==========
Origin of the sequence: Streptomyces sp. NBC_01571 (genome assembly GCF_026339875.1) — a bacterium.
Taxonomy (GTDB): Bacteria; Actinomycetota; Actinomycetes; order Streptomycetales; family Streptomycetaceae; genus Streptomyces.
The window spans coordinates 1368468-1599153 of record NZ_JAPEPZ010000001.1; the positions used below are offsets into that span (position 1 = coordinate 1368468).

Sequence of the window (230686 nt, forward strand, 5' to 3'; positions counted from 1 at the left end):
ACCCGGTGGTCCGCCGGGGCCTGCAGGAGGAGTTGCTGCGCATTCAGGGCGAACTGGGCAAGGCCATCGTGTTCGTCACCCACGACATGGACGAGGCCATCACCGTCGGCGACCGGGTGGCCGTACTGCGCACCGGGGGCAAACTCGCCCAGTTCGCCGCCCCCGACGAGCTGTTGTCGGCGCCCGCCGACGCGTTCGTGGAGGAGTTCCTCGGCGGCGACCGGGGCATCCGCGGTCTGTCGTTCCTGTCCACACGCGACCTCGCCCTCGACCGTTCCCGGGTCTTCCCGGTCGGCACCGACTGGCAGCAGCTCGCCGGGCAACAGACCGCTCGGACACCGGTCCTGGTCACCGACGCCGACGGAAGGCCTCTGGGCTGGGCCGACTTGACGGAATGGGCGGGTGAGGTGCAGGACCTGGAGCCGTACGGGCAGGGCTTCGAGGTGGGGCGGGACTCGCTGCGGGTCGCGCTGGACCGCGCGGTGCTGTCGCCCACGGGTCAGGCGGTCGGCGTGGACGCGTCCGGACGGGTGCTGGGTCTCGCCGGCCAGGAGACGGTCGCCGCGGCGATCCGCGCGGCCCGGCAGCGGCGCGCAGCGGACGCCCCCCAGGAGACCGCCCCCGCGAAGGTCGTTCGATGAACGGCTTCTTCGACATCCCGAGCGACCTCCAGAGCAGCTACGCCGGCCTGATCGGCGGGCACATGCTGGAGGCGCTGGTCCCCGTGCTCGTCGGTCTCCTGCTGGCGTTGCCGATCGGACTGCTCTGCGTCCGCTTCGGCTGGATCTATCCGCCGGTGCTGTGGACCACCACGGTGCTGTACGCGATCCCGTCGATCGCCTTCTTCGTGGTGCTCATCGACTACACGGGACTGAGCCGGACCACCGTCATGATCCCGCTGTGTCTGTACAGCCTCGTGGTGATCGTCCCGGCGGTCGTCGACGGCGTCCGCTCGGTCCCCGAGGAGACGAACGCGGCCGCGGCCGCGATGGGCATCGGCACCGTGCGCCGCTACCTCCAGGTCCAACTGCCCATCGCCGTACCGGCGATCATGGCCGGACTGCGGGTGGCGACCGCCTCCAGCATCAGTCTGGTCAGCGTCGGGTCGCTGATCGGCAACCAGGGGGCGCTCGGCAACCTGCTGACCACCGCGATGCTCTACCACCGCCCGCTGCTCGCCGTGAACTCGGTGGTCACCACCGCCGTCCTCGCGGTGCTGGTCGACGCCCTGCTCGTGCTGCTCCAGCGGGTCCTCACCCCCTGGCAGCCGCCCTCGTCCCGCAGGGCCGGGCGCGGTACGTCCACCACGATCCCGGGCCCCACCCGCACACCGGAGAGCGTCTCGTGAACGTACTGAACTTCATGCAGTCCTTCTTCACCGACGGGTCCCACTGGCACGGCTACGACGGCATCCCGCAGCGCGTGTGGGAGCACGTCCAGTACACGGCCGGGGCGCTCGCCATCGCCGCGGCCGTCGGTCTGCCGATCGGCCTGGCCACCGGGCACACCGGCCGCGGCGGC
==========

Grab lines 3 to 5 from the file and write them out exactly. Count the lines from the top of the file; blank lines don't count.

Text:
The window spans coordinates 1368468-1599153 of record NZ_JAPEPZ010000001.1; the positions used below are offsets into that span (position 1 = coordinate 1368468).

Sequence of the window (230686 nt, forward strand, 5' to 3'; positions counted from 1 at the left end):
ACCCGGTGGTCCGCCGGGGCCTGCAGGAGGAGTTGCTGCGCATTCAGGGCGAACTGGGCAAGGCCATCGTGTTCGTCACCCACGACATGGACGAGGCCATCACCGTCGGCGACCGGGTGGCCGTACTGCGCACCGGGGGCAAACTCGCCCAGTTCGCCGCCCCCGACGAGCTGTTGTCGGCGCCCGCCGACGCGTTCGTGGAGGAGTTCCTCGGCGGCGACCGGGGCATCCGCGGTCTGTCGTTCCTGTCCACACGCGACCTCGCCCTCGACCGTTCCCGGGTCTTCCCGGTCGGCACCGACTGGCAGCAGCTCGCCGGGCAACAGACCGCTCGGACACCGGTCCTGGTCACCGACGCCGACGGAAGGCCTCTGGGCTGGGCCGACTTGACGGAATGGGCGGGTGAGGTGCAGGACCTGGAGCCGTACGGGCAGGGCTTCGAGGTGGGGCGGGACTCGCTGCGGGTCGCGCTGGACCGCGCGGTGCTGTCGCCCACGGGTCAGGCGGTCGGCGTGGACGCGTCCGGACGGGTGCTGGGTCTCGCCGGCCAGGAGACGGTCGCCGCGGCGATCCGCGCGGCCCGGCAGCGGCGCGCAGCGGACGCCCCCCAGGAGACCGCCCCCGCGAAGGTCGTTCGATGAACGGCTTCTTCGACATCCCGAGCGACCTCCAGAGCAGCTACGCCGGCCTGATCGGCGGGCACATGCTGGAGGCGCTGGTCCCCGTGCTCGTCGGTCTCCTGCTGGCGTTGCCGATCGGACTGCTCTGCGTCCGCTTCGGCTGGATCTATCCGCCGGTGCTGTGGACCACCACGGTGCTGTACGCGATCCCGTCGATCGCCTTCTTCGTGGTGCTCATCGACTACACGGGACTGAGCCGGACCACCGTCATGATCCCGCTGTGTCTGTACAGCCTCGTGGTGATCGTCCCGGCGGTCGTCGACGGCGTCCGCTCGGTCCCCGAGGAGACGAACGCGGCCGCGGCCGCGATGGGCATCGGCACCGTGCGCCGCTACCTCCAGGTCCAACTGCCCATCGCCGTACCGGCGATCATGGCCGGACTGCGGGTGGCGACCGCCTCCAGCATCAGTCTGGTCAGCGTCGGGTCGCTGATCGGCAACCAGGGGGCGCTCGGCAACCTGCTGACCACCGCGATGCTCTACCACCGCCCGCTGCTCGCCGTGAACTCGGTGGTCACCACCGCCGTCCTCGCGGTGCTGGTCGACGCCCTGCTCGTGCTGCTCCAGCGGGTCCTCACCCCCTGGCAGCCGCCCTCGTCCCGCAGGGCCGGGCGCGGTACGTCCACCACGATCCCGGGCCCCACCCGCACACCGGAGAGCGTCTCGTGAACGTACTGAACTTCATGCAGTCCTTCTTCACCGACGGGTCCCACTGGCACGGCTACGACGGCATCCCGCAGCGCGTGTGGGAGCACGTCCAGTACACGGCCGGGGCGCTCGCCATCGCCGCGGCCGTCGGTCTGCCGATCGGCCTGGCCACCGGGCACACCGGCCGCGGCGGC